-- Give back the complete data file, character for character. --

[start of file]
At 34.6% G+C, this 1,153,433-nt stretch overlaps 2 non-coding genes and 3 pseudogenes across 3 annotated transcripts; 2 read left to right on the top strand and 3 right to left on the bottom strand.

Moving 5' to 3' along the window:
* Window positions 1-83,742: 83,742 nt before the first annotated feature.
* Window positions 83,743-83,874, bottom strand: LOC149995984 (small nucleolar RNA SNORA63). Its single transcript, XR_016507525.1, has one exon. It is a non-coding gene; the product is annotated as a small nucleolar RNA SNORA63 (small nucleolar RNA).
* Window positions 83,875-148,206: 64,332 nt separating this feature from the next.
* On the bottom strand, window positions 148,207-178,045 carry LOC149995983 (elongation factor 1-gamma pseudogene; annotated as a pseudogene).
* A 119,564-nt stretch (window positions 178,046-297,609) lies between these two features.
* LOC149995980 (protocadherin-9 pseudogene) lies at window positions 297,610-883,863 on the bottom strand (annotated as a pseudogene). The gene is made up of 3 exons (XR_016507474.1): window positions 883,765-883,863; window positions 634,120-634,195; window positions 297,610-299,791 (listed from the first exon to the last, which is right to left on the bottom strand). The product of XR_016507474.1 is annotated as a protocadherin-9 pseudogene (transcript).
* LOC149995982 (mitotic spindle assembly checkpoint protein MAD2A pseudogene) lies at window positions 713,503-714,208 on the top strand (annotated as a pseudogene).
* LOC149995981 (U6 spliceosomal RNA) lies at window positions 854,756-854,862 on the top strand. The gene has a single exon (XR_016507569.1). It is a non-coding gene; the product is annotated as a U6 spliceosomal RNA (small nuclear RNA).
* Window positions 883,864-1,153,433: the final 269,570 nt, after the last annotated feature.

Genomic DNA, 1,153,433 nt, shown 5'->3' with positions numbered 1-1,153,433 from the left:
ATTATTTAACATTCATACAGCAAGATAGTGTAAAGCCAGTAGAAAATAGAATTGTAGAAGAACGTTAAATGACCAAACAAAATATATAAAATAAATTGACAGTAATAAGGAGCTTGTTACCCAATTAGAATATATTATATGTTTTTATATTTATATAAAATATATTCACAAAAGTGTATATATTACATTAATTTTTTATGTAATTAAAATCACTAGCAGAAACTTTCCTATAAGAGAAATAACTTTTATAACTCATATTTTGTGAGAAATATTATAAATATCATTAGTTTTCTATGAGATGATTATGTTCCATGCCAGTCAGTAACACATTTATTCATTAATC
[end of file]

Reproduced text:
At 34.6% G+C, this 1,153,433-nt stretch overlaps 2 non-coding genes and 3 pseudogenes across 3 annotated transcripts; 2 read left to right on the top strand and 3 right to left on the bottom strand.

Moving 5' to 3' along the window:
* Window positions 1-83,742: 83,742 nt before the first annotated feature.
* Window positions 83,743-83,874, bottom strand: LOC149995984 (small nucleolar RNA SNORA63). Its single transcript, XR_016507525.1, has one exon. It is a non-coding gene; the product is annotated as a small nucleolar RNA SNORA63 (small nucleolar RNA).
* Window positions 83,875-148,206: 64,332 nt separating this feature from the next.
* On the bottom strand, window positions 148,207-178,045 carry LOC149995983 (elongation factor 1-gamma pseudogene; annotated as a pseudogene).
* A 119,564-nt stretch (window positions 178,046-297,609) lies between these two features.
* LOC149995980 (protocadherin-9 pseudogene) lies at window positions 297,610-883,863 on the bottom strand (annotated as a pseudogene). The gene is made up of 3 exons (XR_016507474.1): window positions 883,765-883,863; window positions 634,120-634,195; window positions 297,610-299,791 (listed from the first exon to the last, which is right to left on the bottom strand). The product of XR_016507474.1 is annotated as a protocadherin-9 pseudogene (transcript).
* LOC149995982 (mitotic spindle assembly checkpoint protein MAD2A pseudogene) lies at window positions 713,503-714,208 on the top strand (annotated as a pseudogene).
* LOC149995981 (U6 spliceosomal RNA) lies at window positions 854,756-854,862 on the top strand. The gene has a single exon (XR_016507569.1). It is a non-coding gene; the product is annotated as a U6 spliceosomal RNA (small nuclear RNA).
* Window positions 883,864-1,153,433: the final 269,570 nt, after the last annotated feature.

Genomic DNA, 1,153,433 nt, shown 5'->3' with positions numbered 1-1,153,433 from the left:
ATTATTTAACATTCATACAGCAAGATAGTGTAAAGCCAGTAGAAAATAGAATTGTAGAAGAACGTTAAATGACCAAACAAAATATATAAAATAAATTGACAGTAATAAGGAGCTTGTTACCCAATTAGAATATATTATATGTTTTTATATTTATATAAAATATATTCACAAAAGTGTATATATTACATTAATTTTTTATGTAATTAAAATCACTAGCAGAAACTTTCCTATAAGAGAAATAACTTTTATAACTCATATTTTGTGAGAAATATTATAAATATCATTAGTTTTCTATGAGATGATTATGTTCCATGCCAGTCAGTAACACATTTATTCATTAATC